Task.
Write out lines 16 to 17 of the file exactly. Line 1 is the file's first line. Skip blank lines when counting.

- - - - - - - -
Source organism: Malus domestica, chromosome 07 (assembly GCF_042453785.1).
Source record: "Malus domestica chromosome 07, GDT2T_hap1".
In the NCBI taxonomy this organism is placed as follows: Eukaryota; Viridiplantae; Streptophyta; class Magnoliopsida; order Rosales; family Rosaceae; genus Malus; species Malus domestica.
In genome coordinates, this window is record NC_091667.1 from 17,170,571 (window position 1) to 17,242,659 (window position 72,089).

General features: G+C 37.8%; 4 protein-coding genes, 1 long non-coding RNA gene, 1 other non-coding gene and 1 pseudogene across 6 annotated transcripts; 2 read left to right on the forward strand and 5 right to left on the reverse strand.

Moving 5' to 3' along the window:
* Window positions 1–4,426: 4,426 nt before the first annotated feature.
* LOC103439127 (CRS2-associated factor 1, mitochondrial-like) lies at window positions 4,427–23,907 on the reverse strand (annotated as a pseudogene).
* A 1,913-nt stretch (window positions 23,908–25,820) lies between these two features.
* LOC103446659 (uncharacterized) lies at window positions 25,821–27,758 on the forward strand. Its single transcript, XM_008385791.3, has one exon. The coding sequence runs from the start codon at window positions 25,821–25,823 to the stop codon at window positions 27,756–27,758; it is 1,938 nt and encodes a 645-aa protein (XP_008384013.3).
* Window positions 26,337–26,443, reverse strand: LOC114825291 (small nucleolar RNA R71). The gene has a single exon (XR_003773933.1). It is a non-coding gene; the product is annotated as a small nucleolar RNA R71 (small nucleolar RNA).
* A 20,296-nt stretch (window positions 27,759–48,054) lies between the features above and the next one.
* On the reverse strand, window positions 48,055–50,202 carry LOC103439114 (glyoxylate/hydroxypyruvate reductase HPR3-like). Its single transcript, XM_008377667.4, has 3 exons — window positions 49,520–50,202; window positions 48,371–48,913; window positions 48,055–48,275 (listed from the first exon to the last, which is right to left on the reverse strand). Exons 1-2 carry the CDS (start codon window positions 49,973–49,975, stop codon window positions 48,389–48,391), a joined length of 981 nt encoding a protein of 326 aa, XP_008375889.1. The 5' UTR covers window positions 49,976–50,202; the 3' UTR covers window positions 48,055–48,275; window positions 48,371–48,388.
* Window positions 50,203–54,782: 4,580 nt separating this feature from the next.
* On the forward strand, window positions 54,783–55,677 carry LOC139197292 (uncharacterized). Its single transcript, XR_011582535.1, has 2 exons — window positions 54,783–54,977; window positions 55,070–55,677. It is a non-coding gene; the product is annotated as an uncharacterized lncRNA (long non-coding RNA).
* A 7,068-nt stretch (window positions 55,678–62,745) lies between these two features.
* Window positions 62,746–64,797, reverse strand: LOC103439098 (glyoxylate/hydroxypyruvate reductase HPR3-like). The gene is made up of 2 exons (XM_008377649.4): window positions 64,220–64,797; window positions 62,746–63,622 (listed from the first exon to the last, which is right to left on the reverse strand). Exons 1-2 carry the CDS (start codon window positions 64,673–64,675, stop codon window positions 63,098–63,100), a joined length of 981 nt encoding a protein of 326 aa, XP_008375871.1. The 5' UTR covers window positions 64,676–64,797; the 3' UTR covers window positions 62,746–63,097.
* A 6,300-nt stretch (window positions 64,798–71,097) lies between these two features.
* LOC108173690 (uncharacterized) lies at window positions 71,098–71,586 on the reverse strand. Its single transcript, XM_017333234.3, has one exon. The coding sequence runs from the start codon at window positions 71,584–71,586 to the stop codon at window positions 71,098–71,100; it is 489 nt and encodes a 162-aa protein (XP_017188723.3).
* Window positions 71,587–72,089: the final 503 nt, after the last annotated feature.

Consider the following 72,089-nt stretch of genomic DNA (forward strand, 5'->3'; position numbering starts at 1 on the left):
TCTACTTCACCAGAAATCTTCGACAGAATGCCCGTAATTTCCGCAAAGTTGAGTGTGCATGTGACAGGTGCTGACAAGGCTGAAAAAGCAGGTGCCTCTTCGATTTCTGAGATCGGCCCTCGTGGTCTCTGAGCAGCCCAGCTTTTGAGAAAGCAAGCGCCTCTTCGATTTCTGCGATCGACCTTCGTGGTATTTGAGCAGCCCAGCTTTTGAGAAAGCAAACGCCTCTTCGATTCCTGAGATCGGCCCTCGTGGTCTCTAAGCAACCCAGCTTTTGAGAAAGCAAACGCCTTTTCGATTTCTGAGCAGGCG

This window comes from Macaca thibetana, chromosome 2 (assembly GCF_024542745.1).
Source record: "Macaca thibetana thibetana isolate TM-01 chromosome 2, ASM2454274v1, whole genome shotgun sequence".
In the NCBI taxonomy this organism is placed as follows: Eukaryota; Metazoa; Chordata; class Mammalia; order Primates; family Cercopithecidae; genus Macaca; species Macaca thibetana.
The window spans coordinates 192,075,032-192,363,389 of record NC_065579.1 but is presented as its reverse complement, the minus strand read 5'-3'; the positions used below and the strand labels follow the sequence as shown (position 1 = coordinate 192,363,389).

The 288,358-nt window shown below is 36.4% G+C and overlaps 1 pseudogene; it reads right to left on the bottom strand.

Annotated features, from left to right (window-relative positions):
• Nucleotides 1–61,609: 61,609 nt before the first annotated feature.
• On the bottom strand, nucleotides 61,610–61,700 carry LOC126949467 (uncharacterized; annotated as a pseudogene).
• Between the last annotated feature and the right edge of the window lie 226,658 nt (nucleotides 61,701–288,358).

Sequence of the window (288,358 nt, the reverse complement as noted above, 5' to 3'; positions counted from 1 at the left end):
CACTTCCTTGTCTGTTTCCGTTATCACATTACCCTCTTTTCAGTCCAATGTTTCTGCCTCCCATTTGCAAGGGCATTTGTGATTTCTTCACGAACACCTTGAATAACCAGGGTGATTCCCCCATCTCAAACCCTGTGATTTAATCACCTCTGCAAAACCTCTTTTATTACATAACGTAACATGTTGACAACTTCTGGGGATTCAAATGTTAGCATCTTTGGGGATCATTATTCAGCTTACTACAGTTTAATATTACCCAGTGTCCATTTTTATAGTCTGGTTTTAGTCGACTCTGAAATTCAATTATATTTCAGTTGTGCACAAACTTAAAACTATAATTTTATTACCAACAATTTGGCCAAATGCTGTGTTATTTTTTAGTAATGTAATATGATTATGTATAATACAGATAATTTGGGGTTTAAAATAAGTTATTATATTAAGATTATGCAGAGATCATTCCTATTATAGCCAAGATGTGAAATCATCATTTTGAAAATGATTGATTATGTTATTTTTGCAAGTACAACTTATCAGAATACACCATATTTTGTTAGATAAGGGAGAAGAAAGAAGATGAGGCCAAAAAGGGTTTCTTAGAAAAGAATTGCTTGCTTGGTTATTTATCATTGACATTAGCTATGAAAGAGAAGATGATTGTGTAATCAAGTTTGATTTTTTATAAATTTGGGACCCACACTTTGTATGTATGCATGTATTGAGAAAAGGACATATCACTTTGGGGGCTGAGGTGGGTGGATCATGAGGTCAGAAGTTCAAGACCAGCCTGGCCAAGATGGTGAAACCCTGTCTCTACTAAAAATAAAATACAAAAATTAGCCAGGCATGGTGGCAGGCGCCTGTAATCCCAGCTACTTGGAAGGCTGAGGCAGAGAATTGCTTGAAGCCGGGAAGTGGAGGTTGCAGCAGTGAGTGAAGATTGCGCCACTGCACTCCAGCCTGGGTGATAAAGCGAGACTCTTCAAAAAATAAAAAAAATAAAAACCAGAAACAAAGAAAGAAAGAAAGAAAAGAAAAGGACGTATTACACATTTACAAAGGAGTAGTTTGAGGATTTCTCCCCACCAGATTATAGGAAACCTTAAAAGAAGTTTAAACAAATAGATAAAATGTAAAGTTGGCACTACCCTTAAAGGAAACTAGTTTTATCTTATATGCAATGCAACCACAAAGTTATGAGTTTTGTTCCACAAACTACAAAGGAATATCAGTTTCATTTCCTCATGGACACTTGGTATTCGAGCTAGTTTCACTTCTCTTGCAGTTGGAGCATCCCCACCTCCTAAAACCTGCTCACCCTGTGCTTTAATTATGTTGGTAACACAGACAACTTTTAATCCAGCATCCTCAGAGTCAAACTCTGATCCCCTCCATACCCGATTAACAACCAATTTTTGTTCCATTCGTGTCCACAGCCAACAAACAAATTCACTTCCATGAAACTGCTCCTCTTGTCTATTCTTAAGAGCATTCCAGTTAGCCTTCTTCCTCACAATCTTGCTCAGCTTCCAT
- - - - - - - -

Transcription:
* A 7,068-nt stretch (window positions 55,678–62,745) lies between these two features.
* Window positions 62,746–64,797, reverse strand: LOC103439098 (glyoxylate/hydroxypyruvate reductase HPR3-like). The gene is made up of 2 exons (XM_008377649.4): window positions 64,220–64,797; window positions 62,746–63,622 (listed from the first exon to the last, which is right to left on the reverse strand). Exons 1-2 carry the CDS (start codon window positions 64,673–64,675, stop codon window positions 63,098–63,100), a joined length of 981 nt encoding a protein of 326 aa, XP_008375871.1. The 5' UTR covers window positions 64,676–64,797; the 3' UTR covers window positions 62,746–63,097.